Kehilath Jeshurun Fire Investigation Under Way
The Kehilath Jeshurun community has joined together. It gathers to sing, even in the streets, it comes together by phone and through the internet to lend support, and it meets in person to offer a hand or a word of encouragement.
Less than twenty hours after the sancturary of Kehilath Jeshurun was destroyed by fire, almost 200 gathered on the eerily quiet street. Most were still not quite ready to believe the devastation that the fire had done to the 110 year old building housing the 140 year old congregation on Manhattan’s Upper East Side. In the waning dusk of a hot summer night, flames shot through the roof of the synagogue. Then, even experienced fire officers had termed the building a “potential collapse zone.” Seeing the familiar faÃ§ade intact, still standing – albeit with its century’s old stained glass windows partially destroyed – provided a great joy to all those gathered.
In the open air, Hazan Meir Davis led members of his congregation in the recitation of psalms, prayers praising the power of the divine to comfort. Led by the renowned Rabbi Haskell Lookstein, The other Rabbis of the congregation, Rabbi Meyer Solivechek and Rabbi Eli Weinstock, led the street side congregation in prayer. “We stand here in the presence of miracles. Flames leaped to the sky, black smoke billowed towards the heavens,” said Rabbi Lookstein. He praised the work of the New York Fire Department, the Police Department, and thanked the Buildings Department for a “report that was somewhat more favorable” than initial expectations.”This was a disaster but not a tragedy, a calamity. But, when bricks and mortar are lost, both can be replaced and rebuilt. Schools can be reopened,” he said.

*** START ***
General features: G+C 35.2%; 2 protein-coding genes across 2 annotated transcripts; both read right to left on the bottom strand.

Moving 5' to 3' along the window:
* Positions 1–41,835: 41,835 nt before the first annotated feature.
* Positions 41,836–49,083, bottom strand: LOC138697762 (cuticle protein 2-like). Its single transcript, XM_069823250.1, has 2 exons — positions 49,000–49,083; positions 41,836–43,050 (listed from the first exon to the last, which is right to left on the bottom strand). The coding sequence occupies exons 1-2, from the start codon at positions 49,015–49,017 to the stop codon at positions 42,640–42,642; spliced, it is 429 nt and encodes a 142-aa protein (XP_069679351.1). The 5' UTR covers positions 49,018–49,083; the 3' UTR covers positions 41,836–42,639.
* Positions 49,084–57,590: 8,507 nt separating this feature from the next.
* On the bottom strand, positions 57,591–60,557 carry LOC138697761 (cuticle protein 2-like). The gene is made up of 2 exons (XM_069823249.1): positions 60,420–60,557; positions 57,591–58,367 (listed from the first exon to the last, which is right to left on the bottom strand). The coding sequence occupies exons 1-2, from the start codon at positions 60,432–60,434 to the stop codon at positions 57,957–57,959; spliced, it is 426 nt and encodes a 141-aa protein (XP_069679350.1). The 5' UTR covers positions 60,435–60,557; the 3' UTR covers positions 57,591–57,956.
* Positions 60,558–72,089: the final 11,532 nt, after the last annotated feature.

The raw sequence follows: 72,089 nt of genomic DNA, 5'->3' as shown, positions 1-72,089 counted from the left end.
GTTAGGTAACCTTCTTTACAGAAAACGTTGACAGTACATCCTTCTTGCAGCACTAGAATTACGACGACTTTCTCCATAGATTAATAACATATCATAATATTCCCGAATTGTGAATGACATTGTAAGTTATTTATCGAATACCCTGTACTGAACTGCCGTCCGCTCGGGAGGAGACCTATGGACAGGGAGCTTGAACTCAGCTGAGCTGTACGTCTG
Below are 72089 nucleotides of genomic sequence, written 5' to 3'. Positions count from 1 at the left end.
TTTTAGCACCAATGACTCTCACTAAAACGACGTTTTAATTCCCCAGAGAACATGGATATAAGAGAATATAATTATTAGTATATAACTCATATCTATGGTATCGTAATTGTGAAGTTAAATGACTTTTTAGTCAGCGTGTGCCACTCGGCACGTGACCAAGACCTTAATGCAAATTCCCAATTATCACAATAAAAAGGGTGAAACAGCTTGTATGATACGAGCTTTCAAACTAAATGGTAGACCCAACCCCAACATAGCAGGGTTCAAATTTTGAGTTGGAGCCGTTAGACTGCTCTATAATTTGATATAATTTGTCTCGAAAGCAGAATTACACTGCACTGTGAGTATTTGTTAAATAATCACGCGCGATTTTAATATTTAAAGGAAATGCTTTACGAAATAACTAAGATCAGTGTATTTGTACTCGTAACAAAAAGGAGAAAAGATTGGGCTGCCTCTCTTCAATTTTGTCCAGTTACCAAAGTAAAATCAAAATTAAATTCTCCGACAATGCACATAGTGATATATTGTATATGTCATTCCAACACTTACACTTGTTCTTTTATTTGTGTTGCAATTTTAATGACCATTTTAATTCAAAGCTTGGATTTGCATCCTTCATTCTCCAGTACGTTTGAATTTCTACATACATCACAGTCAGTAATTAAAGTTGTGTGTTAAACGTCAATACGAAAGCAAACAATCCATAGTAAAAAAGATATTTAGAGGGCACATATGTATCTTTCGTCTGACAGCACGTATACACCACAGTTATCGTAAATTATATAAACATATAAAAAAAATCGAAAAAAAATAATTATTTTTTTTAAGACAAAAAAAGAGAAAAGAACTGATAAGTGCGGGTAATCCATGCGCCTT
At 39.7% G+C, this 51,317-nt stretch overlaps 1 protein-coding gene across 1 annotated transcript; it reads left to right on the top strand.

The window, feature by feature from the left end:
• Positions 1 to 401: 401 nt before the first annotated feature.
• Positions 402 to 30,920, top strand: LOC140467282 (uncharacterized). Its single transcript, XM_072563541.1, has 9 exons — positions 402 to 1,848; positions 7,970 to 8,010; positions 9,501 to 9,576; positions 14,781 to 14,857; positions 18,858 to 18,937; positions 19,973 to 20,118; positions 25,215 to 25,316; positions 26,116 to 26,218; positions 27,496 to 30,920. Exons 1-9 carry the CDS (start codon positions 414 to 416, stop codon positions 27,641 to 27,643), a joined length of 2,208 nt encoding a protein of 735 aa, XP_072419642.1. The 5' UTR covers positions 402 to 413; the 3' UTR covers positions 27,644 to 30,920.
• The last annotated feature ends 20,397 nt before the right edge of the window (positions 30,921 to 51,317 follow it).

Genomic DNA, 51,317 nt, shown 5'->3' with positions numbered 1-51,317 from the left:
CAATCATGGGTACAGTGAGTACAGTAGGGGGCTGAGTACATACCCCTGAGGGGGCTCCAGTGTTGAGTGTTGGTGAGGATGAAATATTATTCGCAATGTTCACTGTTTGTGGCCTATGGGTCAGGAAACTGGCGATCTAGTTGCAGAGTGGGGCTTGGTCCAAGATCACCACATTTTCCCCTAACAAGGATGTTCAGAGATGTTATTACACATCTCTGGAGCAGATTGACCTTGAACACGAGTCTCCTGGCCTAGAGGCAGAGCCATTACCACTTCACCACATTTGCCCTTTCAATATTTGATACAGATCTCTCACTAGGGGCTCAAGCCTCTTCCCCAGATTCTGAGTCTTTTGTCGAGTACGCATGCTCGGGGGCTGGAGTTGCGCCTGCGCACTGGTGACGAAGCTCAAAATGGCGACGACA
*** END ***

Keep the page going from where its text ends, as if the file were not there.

No cause of the fire had been determined by late Monday. A senior member of the Ramaz staff said that a FDNY determination was being awaited. “We have to assess the damage, roll up our sleeves and get to work,” he said. “There have been offers of assistance from everyone.” He noted that Park Avenue Synagogue “has been very proactive” and offered the use of its classrooms.
The official noted that, “due to the outstanding work of the FDNY, the Ramaz Lower School building sustained only water and smoke damage. The Fire Wall between the burning sanctuary and the school building contained the fire. “All of the public officials are absolutely outstanding,” a senior administrator to the Algemeiner. “There is no one that has not been outstanding and professional.” Asked whether there were any theories about the cause of the inferno, he said “not yet. No one can venture any guesses until there is an official and definitive answer from the Fire Marshalls.”
Kehilath Jeshurun is located barely two hundred feet from a fire house. When the blaze exploded, the Firefighters from that house were not on Eighty Fifth Street: they were assisting the rescue of the 700 passengers caught in a train derailment.
The fire in question is under investigation by FDNY Fire Marshals. According to Jim Long, a FDNY spokesman, over 40 units and 170+ firefighters and EMS members responded to the fire. The first units were on scene in 3 minutes.
The Ramaz official concluded saying “we feel very blessed that we have the kind of community we do. It is a loss for us as a community, but we will rebuild and be stronger and more vibrant than ever. We will rise high above what occurred. The outpouring from every congregant, every parent, every student, and the way people have responded has been amazing.”
Asked about the presence of a “rat” and a “casket” placed in front of the Ramaz School building, Rabbi Eli Weinstock confirmed that a construction and general building laborers union local had placed these items on the street several times since the middle of May.
Representatives of the Pung San Construction Corporation, the general contractor for the Kehilath Jeshurun renovation, declined to comment.